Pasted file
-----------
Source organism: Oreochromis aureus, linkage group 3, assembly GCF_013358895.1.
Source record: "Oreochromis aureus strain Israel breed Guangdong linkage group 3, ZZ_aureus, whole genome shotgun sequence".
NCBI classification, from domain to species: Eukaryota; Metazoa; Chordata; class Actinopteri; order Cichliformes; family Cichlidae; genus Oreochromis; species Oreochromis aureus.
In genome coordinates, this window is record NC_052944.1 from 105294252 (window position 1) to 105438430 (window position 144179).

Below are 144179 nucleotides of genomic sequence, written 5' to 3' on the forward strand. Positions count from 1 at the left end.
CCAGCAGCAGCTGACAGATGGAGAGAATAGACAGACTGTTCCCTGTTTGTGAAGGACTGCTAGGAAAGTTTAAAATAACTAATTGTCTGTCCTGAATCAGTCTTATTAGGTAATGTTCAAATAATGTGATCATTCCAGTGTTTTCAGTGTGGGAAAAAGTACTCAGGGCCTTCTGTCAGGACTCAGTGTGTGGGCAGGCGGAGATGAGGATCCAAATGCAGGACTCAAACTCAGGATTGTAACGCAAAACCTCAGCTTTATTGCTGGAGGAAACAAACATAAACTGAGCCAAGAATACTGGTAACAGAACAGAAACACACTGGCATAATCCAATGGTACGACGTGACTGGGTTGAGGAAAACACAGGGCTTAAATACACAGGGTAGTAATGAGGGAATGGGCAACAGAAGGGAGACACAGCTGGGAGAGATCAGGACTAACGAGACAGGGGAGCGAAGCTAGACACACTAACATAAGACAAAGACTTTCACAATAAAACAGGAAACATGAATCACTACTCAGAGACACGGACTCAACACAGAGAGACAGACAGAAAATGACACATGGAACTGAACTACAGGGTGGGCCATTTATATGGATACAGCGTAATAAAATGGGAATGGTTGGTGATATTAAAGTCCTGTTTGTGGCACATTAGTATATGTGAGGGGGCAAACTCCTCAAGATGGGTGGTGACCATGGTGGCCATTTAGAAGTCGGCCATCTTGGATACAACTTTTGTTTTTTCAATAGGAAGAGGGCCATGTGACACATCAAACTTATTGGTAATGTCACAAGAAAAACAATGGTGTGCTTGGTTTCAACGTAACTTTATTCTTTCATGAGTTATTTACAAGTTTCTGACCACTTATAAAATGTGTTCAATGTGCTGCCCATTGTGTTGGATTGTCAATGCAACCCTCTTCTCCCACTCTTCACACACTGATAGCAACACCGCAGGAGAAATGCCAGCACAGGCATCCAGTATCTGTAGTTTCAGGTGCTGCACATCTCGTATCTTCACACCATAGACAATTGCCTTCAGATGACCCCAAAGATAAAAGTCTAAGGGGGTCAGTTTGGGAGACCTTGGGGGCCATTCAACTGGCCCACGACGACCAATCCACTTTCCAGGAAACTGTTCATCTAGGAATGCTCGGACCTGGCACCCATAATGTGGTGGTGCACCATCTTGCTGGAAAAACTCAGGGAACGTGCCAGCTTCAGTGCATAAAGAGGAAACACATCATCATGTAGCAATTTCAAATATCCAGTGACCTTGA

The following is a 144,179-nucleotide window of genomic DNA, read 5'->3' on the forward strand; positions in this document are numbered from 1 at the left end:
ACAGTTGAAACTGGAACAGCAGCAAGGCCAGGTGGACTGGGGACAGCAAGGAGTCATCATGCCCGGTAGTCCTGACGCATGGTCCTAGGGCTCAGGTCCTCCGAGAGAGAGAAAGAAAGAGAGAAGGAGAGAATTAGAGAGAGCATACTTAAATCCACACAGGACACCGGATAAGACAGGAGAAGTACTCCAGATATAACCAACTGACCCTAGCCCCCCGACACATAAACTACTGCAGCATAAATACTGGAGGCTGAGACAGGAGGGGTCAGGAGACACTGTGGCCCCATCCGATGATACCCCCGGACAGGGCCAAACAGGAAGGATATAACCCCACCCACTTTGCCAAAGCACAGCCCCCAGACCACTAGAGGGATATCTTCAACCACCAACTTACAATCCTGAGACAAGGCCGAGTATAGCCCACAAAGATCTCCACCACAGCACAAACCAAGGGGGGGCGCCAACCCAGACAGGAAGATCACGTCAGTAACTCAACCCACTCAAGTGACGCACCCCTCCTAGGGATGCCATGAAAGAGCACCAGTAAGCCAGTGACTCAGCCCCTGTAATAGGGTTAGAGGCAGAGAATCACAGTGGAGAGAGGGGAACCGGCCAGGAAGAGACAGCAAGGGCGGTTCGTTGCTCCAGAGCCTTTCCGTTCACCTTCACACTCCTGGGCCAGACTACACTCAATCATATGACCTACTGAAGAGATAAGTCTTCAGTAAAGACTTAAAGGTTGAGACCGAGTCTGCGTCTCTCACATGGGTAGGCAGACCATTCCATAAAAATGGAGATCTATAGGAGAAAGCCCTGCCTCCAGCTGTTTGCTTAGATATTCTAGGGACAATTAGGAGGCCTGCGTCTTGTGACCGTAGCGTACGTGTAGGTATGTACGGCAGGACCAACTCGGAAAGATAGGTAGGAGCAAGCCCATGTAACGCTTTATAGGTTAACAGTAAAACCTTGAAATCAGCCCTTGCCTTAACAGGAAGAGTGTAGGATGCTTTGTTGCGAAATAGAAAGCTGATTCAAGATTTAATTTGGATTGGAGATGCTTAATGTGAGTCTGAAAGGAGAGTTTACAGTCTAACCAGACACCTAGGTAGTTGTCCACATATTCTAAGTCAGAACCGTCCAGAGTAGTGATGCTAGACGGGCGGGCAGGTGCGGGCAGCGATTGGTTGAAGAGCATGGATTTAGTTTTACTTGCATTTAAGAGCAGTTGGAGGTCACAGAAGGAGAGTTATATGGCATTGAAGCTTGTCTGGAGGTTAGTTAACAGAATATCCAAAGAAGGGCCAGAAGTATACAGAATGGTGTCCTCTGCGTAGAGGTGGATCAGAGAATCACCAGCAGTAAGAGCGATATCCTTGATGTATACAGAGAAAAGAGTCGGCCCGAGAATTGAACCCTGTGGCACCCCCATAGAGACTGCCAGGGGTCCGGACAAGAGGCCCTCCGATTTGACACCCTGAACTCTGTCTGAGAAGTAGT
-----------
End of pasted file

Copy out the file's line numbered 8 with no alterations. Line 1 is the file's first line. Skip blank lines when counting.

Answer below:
ACAGTTGAAACTGGAACAGCAGCAAGGCCAGGTGGACTGGGGACAGCAAGGAGTCATCATGCCCGGTAGTCCTGACGCATGGTCCTAGGGCTCAGGTCCTCCGAGAGAGAGAAAGAAAGAGAGAAGGAGAGAATTAGAGAGAGCATACTTAAATCCACACAGGACACCGGATAAGACAGGAGAAGTACTCCAGATATAACCAACTGACCCTAGCCCCCCGACACATAAACTACTGCAGCATAAATACTGGAGGCTGAGACAGGAGGGGTCAGGAGACACTGTGGCCCCATCCGATGATACCCCCGGACAGGGCCAAACAGGAAGGATATAACCCCACCCACTTTGCCAAAGCACAGCCCCCAGACCACTAGAGGGATATCTTCAACCACCAACTTACAATCCTGAGACAAGGCCGAGTATAGCCCACAAAGATCTCCACCACAGCACAAACCAAGGGGGGGCGCCAACCCAGACAGGAAGATCACGTCAGTAACTCAACCCACTCAAGTGACGCACCCCTCCTAGGGATGCCATGAAAGAGCACCAGTAAGCCAGTGACTCAGCCCCTGTAATAGGGTTAGAGGCAGAGAATCACAGTGGAGAGAGGGGAACCGGCCAGGAAGAGACAGCAAGGGCGGTTCGTTGCTCCAGAGCCTTTCCGTTCACCTTCACACTCCTGGGCCAGACTACACTCAATCATATGACCTACTGAAGAGATAAGTCTTCAGTAAAGACTTAAAGGTTGAGACCGAGTCTGCGTCTCTCACATGGGTAGGCAGACCATTCCATAAAAATGGAGATCTATAGGAGAAAGCCCTGCCTCCAGCTGTTTGCTTAGATATTCTAGGGACAATTAGGAGGCCTGCGTCTTGTGACCGTAGCGTACGTGTAGGTATGTACGGCAGGACCAACTCGGAAAGATAGGTAGGAGCAAGCCCATGTAACGCTTTATAGGTTAACAGTAAAACCTTGAAATCAGCCCTTGCCTTAACAGGAAGAGTGTAGGATGCTTTGTTGCGAAATAGAAAGCTGATTCAAGATTTAATTTGGATTGGAGATGCTTAATGTGAGTCTGAAAGGAGAGTTTACAGTCTAACCAGACACCTAGGTAGTTGTCCACATATTCTAAGTCAGAACCGTCCAGAGTAGTGATGCTAGACGGGCGGGCAGGTGCGGGCAGCGATTGGTTGAAGAGCATGGATTTAGTTTTACTTGCATTTAAGAGCAGTTGGAGGTCACAGAAGGAGAGTTATATGGCATTGAAGCTTGTCTGGAGGTTAGTTAACAGAATATCCAAAGAAGGGCCAGAAGTATACAGAATGGTGTCCTCTGCGTAGAGGTGGATCAGAGAATCACCAGCAGTAAGAGCGATATCCTTGATGTATACAGAGAAAAGAGTCGGCCCGAGAATTGAACCCTGTGGCACCCCCATAGAGACTGCCAGGGGTCCGGACAAGAGGCCCTCCGATTTGACACCCTGAACTCTGTCTGAGAAGTAGT